What still bugs me is the men have absolutely no problem breaking this rule completely but the women stick to it so firmly that many won’t shake hands with a strange man. And somehow its ok for the man to break this rule but I woman will get chastised for shaking a man’s hand. The difference is so large it makes it hard to approach the subject. Too much is taboo.

    • Metis says:

      I’ll be honest and say that I never thought about the unfortunate ‘happy celibates.’ I got married in my early twenties and got busy with married life, further education and children. But I now see that there are many young Muslims for whom this is a real problem. Life is not as simple as it was in the 7th Century which means people can’t get married so early and consequently can’t engage in sexual relationships. So what have we done for such people? Muslim scholars don’t usually talk about these problems. The most common solution is to fast. That is not very inventive or even helpful as I have been told.

      This article is related to Muslim women in the West. Do we really expect Muslim women living in the West to fast up to 18 hours a day so that they don’t feel sexually frustrated?! And how does fasting help – I have never understood. There is a subtitle in the article titled “Fasting and the Xbox: online discussions of celibacy” which sheds light on the two most popular solutions offered to sexually frustrated Muslims – fast or play on your Xbox!

      I am in no way suggesting that Muslims should become sexually promiscuous and I totally understand what you mean by “I would sure like to take a few steps BACK in my culture and have sex not be the expected norm but rather something that happens between two committed people in love.” The West is reasonably immoral. But Muslim communities are just the opposite, especially those that are settled in the West, like the article so well explains.

      I quite like the Khaleeji (Gulf countries) attitude. They want their children to study and work but as soon as the girl turns 18-20 years old she is expected to get married. Men and women both get married in their early twenties and they then continue their studies, work etc and even start families. It is not easy, but you can’t have everything.

      • susanne430 says:

        Had to chuckle a bit at the fasting and Xbox thing. Do they figure if you fast, you’ll have no energy for pursuing sexual relationships? You’ll start craving food rather than sex? 🙂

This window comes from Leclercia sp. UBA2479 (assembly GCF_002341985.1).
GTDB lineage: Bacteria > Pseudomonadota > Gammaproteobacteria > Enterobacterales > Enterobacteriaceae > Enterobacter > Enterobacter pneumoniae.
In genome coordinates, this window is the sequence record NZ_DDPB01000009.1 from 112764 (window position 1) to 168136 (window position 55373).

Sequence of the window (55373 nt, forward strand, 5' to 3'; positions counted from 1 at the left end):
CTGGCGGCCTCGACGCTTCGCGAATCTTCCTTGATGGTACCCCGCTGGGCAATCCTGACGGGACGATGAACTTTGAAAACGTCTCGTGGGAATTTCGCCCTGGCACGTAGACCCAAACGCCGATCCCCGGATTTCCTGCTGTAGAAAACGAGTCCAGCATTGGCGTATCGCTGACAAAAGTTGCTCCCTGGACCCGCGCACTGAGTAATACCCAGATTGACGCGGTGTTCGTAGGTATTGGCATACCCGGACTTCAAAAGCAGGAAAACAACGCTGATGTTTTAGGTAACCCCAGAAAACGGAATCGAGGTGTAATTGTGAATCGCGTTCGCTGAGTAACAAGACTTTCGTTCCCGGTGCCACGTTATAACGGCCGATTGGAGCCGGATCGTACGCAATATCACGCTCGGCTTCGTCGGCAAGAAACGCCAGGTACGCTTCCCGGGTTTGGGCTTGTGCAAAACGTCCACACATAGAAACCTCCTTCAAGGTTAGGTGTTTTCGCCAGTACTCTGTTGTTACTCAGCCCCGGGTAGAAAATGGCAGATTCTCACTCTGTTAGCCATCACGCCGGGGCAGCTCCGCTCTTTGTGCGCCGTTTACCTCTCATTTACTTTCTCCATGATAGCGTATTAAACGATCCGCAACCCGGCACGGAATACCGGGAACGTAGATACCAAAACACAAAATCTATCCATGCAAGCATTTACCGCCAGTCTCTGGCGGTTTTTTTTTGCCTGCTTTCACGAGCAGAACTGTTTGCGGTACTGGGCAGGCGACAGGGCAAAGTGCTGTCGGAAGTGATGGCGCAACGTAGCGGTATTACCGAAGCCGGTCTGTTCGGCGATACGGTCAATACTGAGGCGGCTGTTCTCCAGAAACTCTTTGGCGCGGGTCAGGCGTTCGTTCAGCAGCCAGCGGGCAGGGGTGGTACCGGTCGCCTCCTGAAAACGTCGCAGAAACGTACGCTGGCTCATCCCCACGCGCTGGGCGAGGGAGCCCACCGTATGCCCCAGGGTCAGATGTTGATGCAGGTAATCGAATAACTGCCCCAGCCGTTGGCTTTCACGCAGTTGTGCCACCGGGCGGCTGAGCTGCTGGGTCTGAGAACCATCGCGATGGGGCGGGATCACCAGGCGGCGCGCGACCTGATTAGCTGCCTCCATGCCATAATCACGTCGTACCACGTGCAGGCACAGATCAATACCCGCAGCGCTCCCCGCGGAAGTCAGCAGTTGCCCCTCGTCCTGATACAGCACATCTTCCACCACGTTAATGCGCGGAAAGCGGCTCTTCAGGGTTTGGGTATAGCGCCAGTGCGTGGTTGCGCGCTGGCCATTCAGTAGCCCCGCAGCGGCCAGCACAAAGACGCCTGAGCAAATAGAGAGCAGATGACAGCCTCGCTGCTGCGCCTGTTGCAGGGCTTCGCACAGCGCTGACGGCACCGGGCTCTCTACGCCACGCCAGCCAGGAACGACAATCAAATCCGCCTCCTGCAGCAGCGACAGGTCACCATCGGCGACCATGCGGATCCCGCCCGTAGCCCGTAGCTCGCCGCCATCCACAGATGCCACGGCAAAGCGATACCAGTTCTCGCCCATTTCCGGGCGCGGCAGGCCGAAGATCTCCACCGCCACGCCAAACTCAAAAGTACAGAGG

I don’t mind the attitude of getting married early either. This was probably the norm in societies even in the West before we invented adolescence and extended it into the early twenties especially for men. I think a lot of it has to do with your attitude. If you go into marriage committed to making it work, sacrificing your rights to benefit the marriage then you will have great chances to succeed. On the flip side, if you go into marriage immature (at any age!), demanding to have your needs met and constantly taking, taking, taking instead of giving and honoring your spouse, you will have problems. So early marriage with great commitment, respect for the other and hard work sounds like a good combination!

  3. susanne430 says:

    I agree with LK concerning the biggest problem I have is that both sexes are told not to have sex outside of marriage, but it seems men are not held to this standard. I’m not saying I want women to be like men in having casual sex. I think God’s standard of morality should not be broken on this subject, however, I fully believe in mercy and grace to people who have had sex outside of marriage.

    I totally disagree with families who believe in honor killings because their women have caused them dishonor/shame. I am not a proponent of sex outside of marriage and can’t see myself changing on this unless God says, “Oh, I didn’t mean what you thought I did”, but I am hugely in favor of extending grace and mercy and kindness and restoration to those who have sinned. Especially since I am also a sinner in need of this same mercy and kindness.